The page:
Hi Readers — A few years ago, when my sister and I were contemplating assisted living for our mom (who has Alzheimer’s), I visited a place that was really pretty and cheerful and had a lot going for it, including a cool program whereby patients each had a box with some artifacts from their old life in it: A former secretary might have a typewriter. A former engineer might have some blueprints. The folks could take them out and “use” them, which seemed pretty ideal.
But — of course there’s a but — I happened to arrive at snack time, when one of the ladies was asking for another cookie. “No,” the attendant told her patiently. “It’s not good for you! You can’t HAVE another cookie.”
Whereupon, big surprise, the woman asked for another cookie. And the cycle began again.
That incident came to mind when I read this ybekeeezfy
fantastic article about the focus on safety, and sometimes ONLY safety, in caring for the elderly. It seemed to me, at the assisted living place, that if a woman has lost a lot of her mind and yet KNOWS she wants a cookie — give her a cookie! If it shortens her life a little, so be it! At least it’s making whatever time she has left here WORTH IT. Ultimately, I didn’t want my mom to be at a place that would deny her life’s little pleasures in pursuit of something supposedly more important: more days on this planet without life’s little pleasures. Here’s what the article, by Paula Span, says about all this:
The safety-first idea permeates so many discussions about how best to care for old people who can’t function fully independently. It’s our mantra as we try to persuade our parents to change their habits, to exercise caution, to move from one setting to another…. Is it possible we’re awarding safety too much significance?
….At root, though, this question is a philosophical one: how to balance safety with the things that make life worth living. [Gerontologist Dr. Rosalie] Kane has developed a list of factors that contribute to quality of life — security and comfort, meaningful activity, relationships, dignity, autonomy, privacy and others — and she’s not much in favor of policies or decisions that reduce those things, even if they might, say, reduce the risk of a fall.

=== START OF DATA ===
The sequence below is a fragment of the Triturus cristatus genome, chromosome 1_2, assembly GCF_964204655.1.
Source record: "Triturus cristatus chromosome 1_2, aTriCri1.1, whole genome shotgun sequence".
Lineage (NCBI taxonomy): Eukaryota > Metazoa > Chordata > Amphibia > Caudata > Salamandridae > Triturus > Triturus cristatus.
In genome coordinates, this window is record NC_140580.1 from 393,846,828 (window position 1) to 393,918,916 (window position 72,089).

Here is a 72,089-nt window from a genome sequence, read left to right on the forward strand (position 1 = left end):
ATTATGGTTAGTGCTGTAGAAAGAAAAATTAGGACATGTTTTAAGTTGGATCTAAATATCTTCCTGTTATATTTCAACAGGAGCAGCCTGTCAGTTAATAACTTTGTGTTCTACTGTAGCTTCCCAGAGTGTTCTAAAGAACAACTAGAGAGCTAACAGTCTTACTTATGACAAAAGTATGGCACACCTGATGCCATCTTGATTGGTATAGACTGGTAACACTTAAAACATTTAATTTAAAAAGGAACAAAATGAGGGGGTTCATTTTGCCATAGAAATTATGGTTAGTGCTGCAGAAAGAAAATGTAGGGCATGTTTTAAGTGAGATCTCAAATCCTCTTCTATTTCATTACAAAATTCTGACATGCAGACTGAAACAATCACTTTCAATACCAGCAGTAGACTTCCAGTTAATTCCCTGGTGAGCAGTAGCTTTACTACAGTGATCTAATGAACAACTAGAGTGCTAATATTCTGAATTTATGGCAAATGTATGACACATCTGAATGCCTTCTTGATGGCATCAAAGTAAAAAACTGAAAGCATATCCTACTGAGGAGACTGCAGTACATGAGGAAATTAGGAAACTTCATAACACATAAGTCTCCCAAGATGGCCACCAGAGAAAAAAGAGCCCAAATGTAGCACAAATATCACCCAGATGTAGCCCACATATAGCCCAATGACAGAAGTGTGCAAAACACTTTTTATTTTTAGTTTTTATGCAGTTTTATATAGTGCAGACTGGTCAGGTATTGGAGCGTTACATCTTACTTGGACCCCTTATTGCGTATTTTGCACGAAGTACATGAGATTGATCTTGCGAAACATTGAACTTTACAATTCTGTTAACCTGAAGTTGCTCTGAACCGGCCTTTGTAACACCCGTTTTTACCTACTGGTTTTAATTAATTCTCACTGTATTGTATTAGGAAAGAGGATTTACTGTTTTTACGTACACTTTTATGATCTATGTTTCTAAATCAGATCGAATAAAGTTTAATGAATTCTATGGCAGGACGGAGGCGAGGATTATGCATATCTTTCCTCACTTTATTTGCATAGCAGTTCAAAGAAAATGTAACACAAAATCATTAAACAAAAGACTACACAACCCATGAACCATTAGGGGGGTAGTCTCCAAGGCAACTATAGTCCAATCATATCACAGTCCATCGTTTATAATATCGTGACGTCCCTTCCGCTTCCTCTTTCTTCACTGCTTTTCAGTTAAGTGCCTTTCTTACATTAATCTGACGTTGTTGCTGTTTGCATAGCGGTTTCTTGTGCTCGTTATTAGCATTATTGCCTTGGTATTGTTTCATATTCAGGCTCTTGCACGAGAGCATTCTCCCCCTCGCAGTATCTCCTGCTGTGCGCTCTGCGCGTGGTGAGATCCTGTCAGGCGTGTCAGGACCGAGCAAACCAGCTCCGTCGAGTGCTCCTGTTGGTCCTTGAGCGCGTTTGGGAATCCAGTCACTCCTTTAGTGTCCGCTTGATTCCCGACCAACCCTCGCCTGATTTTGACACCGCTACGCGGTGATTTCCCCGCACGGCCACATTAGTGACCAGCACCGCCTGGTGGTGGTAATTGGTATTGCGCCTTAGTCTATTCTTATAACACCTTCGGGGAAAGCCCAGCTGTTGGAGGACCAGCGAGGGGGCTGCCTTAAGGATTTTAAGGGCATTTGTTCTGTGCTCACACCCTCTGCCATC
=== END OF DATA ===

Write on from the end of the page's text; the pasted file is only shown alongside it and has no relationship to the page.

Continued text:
Exhibit A: Her own father, who died last winter at age 102. He was blind, had high blood pressure and kidney disease, and occasionally aspirated his food (meaning that he choked and took food particles into his lungs). He lived in a city apartment with a live-in helper and driver. And he routinely did things few nursing home or assisted living administrators would tolerate. …He was [not] about to trade the pleasures of sharp cheddar, dark chocolate and pickles for pureed foods and thickened liquids. Besides, Dr. Kane asks, “How would you thicken a rye and water, his five o’clock libation forever?” Her father learned a few guidelines for mindful chewing and swallowing. Still, she said, “He decided to take his chances, and we decided not to be the kind of family who said, ‘No, you shouldn’t do that.’”
So how is this relevant to Free-Range Kids? Because the same safety obsession that goes with elder care often goes with kinder care, too. When we focus ONLY on our kids’ safety, even when they are already pretty darn safe (I’m not suggesting baby bungee jumping here), we are apt to deny them a lovely part of life. “No you may NOT ride your bike down the block. Yes it is VERY safe, but it is not completely, 100.000% safe, because you COULD hurt yourself, so let’s play it safe and keep you inside.” Same with: No you cannot go knock on your friend’s door to see if she’s home. No you may not go on that sleepover. No you may not play in the woods, etc., etc., etc.
As you know, I love safety and do not court danger. Hooray for car seats and helmets. But when safety crowds out every other consideration, including beauty, joy, fun, growth, experience — and cookies — something is wrong.
That’s not the kind of life I’d want for my mom. It’s not the kind of life I want for my kids. — Lenore (who thanks a reader for sending in the NY Times piece).